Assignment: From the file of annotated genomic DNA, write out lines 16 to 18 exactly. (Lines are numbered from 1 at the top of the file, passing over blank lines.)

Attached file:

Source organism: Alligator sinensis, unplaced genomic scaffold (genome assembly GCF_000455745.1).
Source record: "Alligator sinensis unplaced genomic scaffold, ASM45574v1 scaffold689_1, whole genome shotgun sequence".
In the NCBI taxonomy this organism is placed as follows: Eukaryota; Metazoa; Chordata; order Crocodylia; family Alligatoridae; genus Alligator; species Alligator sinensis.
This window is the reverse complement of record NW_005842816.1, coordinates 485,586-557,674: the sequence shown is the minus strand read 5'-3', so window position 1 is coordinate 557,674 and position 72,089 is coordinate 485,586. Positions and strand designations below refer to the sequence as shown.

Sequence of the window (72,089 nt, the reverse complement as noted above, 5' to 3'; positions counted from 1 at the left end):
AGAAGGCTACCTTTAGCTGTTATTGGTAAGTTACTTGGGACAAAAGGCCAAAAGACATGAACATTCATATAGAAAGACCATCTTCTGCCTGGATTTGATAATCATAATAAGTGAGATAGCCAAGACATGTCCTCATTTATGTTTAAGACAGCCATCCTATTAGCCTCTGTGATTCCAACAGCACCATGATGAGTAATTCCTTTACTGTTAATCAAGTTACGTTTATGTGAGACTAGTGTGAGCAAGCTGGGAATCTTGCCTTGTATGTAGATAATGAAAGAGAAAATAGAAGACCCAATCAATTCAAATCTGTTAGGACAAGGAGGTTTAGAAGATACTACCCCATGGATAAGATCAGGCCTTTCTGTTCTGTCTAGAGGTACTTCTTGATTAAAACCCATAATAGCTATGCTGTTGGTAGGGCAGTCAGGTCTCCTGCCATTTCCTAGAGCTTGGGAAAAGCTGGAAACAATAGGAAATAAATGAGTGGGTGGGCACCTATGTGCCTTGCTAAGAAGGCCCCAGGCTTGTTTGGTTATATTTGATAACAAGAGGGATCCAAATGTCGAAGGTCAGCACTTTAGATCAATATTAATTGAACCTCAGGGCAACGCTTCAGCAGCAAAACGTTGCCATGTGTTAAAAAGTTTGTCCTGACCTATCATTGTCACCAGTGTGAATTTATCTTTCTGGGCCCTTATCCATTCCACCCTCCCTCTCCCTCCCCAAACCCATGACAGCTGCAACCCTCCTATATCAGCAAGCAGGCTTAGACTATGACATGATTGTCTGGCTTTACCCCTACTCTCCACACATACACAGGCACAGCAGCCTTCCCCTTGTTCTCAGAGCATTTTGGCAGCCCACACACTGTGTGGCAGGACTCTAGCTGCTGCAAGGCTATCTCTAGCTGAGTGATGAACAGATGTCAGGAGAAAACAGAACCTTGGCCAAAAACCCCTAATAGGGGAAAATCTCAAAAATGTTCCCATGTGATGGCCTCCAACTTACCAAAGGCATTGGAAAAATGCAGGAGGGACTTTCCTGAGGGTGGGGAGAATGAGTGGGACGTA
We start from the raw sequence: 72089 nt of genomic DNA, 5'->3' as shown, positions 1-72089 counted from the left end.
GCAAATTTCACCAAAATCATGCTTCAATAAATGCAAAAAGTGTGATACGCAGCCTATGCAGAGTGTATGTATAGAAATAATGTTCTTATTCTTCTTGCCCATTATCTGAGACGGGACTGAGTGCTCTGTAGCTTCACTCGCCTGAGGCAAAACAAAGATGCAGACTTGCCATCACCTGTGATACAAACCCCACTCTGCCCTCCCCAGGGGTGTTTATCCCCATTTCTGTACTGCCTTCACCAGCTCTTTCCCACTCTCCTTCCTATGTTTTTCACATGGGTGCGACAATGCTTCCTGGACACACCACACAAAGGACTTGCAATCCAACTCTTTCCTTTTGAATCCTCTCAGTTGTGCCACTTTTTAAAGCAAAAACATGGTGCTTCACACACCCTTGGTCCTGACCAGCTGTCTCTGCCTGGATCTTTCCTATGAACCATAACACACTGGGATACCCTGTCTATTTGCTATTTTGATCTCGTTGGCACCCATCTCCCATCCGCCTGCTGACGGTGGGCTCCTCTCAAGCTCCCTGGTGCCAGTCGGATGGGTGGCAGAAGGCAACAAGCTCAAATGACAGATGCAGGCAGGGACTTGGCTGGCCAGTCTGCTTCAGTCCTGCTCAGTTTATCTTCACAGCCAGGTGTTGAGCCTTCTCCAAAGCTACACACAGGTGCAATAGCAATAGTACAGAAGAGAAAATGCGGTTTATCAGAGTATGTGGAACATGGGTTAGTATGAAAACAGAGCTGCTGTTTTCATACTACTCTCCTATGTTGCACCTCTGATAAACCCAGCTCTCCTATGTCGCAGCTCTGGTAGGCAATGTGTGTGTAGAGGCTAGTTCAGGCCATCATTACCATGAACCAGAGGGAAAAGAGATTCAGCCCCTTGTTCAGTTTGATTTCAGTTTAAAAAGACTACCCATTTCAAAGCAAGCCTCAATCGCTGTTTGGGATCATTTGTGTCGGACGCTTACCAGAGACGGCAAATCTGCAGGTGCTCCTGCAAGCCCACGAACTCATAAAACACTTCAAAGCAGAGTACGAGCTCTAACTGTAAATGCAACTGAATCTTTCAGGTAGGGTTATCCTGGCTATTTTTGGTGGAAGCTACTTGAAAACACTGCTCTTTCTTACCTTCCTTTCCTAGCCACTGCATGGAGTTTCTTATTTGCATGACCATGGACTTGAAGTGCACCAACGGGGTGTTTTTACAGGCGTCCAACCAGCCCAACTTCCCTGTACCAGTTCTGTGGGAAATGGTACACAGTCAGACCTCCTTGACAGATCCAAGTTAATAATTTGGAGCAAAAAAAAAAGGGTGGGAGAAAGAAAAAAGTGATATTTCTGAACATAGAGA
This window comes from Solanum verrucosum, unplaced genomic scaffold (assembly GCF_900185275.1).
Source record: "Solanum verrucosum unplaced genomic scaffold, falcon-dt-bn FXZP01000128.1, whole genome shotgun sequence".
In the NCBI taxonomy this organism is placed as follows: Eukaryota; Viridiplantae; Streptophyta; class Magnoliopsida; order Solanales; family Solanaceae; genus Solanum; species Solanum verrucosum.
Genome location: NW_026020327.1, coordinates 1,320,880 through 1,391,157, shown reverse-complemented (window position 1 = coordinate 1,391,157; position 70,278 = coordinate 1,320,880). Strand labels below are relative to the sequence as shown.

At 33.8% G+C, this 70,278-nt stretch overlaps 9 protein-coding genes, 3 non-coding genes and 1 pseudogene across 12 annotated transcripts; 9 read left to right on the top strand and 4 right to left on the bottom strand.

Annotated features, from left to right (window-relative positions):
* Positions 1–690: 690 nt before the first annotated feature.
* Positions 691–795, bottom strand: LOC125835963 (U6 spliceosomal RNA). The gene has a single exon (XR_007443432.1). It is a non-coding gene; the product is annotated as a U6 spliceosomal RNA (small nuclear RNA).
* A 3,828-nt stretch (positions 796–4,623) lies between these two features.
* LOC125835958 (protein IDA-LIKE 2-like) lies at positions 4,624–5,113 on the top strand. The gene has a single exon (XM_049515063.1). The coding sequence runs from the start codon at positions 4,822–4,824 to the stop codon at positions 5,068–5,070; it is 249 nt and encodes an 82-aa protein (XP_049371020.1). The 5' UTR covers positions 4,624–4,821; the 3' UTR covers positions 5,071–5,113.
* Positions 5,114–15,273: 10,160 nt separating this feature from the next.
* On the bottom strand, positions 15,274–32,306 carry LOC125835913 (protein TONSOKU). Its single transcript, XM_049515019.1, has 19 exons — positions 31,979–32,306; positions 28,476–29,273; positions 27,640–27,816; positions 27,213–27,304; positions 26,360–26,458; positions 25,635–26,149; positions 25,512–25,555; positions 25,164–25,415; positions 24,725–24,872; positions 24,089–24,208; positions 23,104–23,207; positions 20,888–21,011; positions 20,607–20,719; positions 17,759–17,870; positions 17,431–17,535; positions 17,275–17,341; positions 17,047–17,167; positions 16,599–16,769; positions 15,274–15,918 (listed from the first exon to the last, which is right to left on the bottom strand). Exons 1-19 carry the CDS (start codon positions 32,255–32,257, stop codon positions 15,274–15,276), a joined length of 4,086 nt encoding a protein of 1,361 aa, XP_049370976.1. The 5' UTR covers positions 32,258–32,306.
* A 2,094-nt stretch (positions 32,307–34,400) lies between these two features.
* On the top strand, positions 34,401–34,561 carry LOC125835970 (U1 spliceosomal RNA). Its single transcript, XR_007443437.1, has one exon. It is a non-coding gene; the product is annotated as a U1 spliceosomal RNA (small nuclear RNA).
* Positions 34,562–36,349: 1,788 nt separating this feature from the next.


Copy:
* Positions 691–795, bottom strand: LOC125835963 (U6 spliceosomal RNA). The gene has a single exon (XR_007443432.1). It is a non-coding gene; the product is annotated as a U6 spliceosomal RNA (small nuclear RNA).
* A 3,828-nt stretch (positions 796–4,623) lies between these two features.
* LOC125835958 (protein IDA-LIKE 2-like) lies at positions 4,624–5,113 on the top strand. The gene has a single exon (XM_049515063.1). The coding sequence runs from the start codon at positions 4,822–4,824 to the stop codon at positions 5,068–5,070; it is 249 nt and encodes an 82-aa protein (XP_049371020.1). The 5' UTR covers positions 4,624–4,821; the 3' UTR covers positions 5,071–5,113.